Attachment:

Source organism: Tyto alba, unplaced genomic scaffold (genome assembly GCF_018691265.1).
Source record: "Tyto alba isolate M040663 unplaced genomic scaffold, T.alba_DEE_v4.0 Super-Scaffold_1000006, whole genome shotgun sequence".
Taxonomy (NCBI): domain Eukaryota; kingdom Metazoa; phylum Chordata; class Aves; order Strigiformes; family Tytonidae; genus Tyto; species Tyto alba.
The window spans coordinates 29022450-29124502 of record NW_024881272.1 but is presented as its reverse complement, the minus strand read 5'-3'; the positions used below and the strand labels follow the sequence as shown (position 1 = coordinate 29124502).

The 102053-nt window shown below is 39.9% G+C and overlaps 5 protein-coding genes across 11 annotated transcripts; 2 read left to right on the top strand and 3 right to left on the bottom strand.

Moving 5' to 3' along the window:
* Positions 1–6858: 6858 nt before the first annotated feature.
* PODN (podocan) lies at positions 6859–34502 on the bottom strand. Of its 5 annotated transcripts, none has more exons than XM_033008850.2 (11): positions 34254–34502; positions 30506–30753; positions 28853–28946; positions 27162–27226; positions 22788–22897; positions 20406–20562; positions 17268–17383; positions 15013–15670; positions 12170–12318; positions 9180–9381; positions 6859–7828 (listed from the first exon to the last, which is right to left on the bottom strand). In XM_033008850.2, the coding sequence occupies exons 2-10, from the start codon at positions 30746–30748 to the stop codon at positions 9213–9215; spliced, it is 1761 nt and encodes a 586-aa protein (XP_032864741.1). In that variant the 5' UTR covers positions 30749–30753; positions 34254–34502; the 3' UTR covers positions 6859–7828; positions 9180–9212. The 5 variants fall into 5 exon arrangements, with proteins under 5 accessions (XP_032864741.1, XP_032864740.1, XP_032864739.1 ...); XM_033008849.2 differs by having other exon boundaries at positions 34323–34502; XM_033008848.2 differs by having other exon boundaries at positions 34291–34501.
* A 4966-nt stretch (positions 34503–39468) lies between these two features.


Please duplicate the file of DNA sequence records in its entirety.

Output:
Source organism: Tyto alba, unplaced genomic scaffold (genome assembly GCF_018691265.1).
Source record: "Tyto alba isolate M040663 unplaced genomic scaffold, T.alba_DEE_v4.0 Super-Scaffold_1000006, whole genome shotgun sequence".
Taxonomy (NCBI): domain Eukaryota; kingdom Metazoa; phylum Chordata; class Aves; order Strigiformes; family Tytonidae; genus Tyto; species Tyto alba.
The window spans coordinates 29022450-29124502 of record NW_024881272.1 but is presented as its reverse complement, the minus strand read 5'-3'; the positions used below and the strand labels follow the sequence as shown (position 1 = coordinate 29124502).

The 102053-nt window shown below is 39.9% G+C and overlaps 5 protein-coding genes across 11 annotated transcripts; 2 read left to right on the top strand and 3 right to left on the bottom strand.

Moving 5' to 3' along the window:
* Positions 1–6858: 6858 nt before the first annotated feature.
* PODN (podocan) lies at positions 6859–34502 on the bottom strand. Of its 5 annotated transcripts, none has more exons than XM_033008850.2 (11): positions 34254–34502; positions 30506–30753; positions 28853–28946; positions 27162–27226; positions 22788–22897; positions 20406–20562; positions 17268–17383; positions 15013–15670; positions 12170–12318; positions 9180–9381; positions 6859–7828 (listed from the first exon to the last, which is right to left on the bottom strand). In XM_033008850.2, the coding sequence occupies exons 2-10, from the start codon at positions 30746–30748 to the stop codon at positions 9213–9215; spliced, it is 1761 nt and encodes a 586-aa protein (XP_032864741.1). In that variant the 5' UTR covers positions 30749–30753; positions 34254–34502; the 3' UTR covers positions 6859–7828; positions 9180–9212. The 5 variants fall into 5 exon arrangements, with proteins under 5 accessions (XP_032864741.1, XP_032864740.1, XP_032864739.1 ...); XM_033008849.2 differs by having other exon boundaries at positions 34323–34502; XM_033008848.2 differs by having other exon boundaries at positions 34291–34501.
* A 4966-nt stretch (positions 34503–39468) lies between these two features.